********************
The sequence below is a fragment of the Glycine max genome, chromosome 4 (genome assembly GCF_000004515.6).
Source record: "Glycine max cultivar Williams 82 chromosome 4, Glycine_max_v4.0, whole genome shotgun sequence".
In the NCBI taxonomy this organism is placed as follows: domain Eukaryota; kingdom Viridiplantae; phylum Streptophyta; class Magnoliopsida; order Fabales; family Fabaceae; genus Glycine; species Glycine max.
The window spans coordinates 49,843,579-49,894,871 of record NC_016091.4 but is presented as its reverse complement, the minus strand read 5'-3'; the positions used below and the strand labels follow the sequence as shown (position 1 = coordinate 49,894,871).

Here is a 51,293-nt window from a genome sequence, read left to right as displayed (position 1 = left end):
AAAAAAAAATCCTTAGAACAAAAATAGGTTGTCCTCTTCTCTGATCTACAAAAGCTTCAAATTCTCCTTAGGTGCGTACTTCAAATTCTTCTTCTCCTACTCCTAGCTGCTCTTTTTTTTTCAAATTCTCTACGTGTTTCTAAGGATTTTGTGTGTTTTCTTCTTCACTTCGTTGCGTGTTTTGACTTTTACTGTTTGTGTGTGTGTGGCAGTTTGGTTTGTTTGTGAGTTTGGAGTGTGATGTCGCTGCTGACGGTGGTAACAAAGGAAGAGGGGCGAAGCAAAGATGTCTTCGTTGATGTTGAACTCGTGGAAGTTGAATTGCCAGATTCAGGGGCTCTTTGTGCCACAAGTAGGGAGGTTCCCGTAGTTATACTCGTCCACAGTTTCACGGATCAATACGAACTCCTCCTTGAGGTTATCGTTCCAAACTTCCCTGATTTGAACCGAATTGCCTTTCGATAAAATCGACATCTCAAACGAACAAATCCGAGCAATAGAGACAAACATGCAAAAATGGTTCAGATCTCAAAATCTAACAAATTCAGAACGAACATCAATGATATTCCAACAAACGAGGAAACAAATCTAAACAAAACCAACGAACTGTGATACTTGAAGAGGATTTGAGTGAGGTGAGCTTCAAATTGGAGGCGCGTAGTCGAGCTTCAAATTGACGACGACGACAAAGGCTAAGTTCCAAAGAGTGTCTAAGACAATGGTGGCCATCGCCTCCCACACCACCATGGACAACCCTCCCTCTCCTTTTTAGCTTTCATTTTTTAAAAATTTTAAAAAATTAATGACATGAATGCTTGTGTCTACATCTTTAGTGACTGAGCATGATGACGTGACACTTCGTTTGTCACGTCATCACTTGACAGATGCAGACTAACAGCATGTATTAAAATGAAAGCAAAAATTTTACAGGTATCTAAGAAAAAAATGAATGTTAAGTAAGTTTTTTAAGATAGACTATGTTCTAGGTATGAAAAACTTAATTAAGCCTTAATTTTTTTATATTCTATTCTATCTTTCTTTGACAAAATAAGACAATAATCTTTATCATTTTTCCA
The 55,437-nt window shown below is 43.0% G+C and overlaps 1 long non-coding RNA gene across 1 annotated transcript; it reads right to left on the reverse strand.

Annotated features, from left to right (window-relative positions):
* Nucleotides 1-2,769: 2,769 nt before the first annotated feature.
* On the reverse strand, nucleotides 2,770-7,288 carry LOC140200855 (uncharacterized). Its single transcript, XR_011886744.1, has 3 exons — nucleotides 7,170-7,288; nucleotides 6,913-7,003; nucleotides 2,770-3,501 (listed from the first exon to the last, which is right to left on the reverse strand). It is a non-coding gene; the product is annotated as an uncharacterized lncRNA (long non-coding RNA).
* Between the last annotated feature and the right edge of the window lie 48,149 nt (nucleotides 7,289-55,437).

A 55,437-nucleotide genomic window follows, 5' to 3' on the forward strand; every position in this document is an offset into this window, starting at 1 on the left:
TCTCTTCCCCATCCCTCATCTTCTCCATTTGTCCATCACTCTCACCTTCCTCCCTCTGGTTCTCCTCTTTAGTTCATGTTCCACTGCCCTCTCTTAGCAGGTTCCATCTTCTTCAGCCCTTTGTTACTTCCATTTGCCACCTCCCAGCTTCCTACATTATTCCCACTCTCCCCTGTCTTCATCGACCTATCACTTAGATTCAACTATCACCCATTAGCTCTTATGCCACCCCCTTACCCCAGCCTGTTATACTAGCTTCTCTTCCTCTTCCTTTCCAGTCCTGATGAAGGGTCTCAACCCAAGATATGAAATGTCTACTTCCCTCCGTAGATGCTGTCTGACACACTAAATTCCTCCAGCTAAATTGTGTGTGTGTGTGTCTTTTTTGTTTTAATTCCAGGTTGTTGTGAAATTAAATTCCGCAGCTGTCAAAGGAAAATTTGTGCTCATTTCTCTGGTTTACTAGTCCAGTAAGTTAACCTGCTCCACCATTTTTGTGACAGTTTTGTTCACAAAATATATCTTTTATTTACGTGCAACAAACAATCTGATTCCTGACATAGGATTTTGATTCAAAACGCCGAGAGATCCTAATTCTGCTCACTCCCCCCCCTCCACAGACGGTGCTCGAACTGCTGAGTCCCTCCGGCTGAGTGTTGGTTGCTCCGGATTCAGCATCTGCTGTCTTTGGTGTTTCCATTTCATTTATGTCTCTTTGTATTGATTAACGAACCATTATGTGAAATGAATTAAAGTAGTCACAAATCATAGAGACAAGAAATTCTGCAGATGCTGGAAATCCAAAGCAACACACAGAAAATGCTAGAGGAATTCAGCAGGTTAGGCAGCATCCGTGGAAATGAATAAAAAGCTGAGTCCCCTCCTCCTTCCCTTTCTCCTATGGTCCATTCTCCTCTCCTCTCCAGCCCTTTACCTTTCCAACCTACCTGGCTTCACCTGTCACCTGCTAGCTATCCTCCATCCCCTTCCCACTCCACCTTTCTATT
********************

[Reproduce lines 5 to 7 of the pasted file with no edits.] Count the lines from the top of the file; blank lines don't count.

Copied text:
Here is a 51,293-nt window from a genome sequence, read left to right as displayed (position 1 = left end):
AAAAAAAAATCCTTAGAACAAAAATAGGTTGTCCTCTTCTCTGATCTACAAAAGCTTCAAATTCTCCTTAGGTGCGTACTTCAAATTCTTCTTCTCCTACTCCTAGCTGCTCTTTTTTTTTCAAATTCTCTACGTGTTTCTAAGGATTTTGTGTGTTTTCTTCTTCACTTCGTTGCGTGTTTTGACTTTTACTGTTTGTGTGTGTGTGGCAGTTTGGTTTGTTTGTGAGTTTGGAGTGTGATGTCGCTGCTGACGGTGGTAACAAAGGAAGAGGGGCGAAGCAAAGATGTCTTCGTTGATGTTGAACTCGTGGAAGTTGAATTGCCAGATTCAGGGGCTCTTTGTGCCACAAGTAGGGAGGTTCCCGTAGTTATACTCGTCCACAGTTTCACGGATCAATACGAACTCCTCCTTGAGGTTATCGTTCCAAACTTCCCTGATTTGAACCGAATTGCCTTTCGATAAAATCGACATCTCAAACGAACAAATCCGAGCAATAGAGACAAACATGCAAAAATGGTTCAGATCTCAAAATCTAACAAATTCAGAACGAACATCAATGATATTCCAACAAACGAGGAAACAAATCTAAACAAAACCAACGAACTGTGATACTTGAAGAGGATTTGAGTGAGGTGAGCTTCAAATTGGAGGCGCGTAGTCGAGCTTCAAATTGACGACGACGACAAAGGCTAAGTTCCAAAGAGTGTCTAAGACAATGGTGGCCATCGCCTCCCACACCACCATGGACAACCCTCCCTCTCCTTTTTAGCTTTCATTTTTTAAAAATTTTAAAAAATTAATGACATGAATGCTTGTGTCTACATCTTTAGTGACTGAGCATGATGACGTGACACTTCGTTTGTCACGTCATCACTTGACAGATGCAGACTAACAGCATGTATTAAAATGAAAGCAAAAATTTTACAGGTATCTAAGAAAAAAATGAATGTTAAGTAAGTTTTTTAAGATAGACTATGTTCTAGGTATGAAAAACTTAATTAAGCCTTAATTTTTTTATATTCTATTCTATCTTTCTTTGACAAAATAAGACAATAATCTTTATCATTTTTCCA
The 55,437-nt window shown below is 43.0% G+C and overlaps 1 long non-coding RNA gene across 1 annotated transcript; it reads right to left on the reverse strand.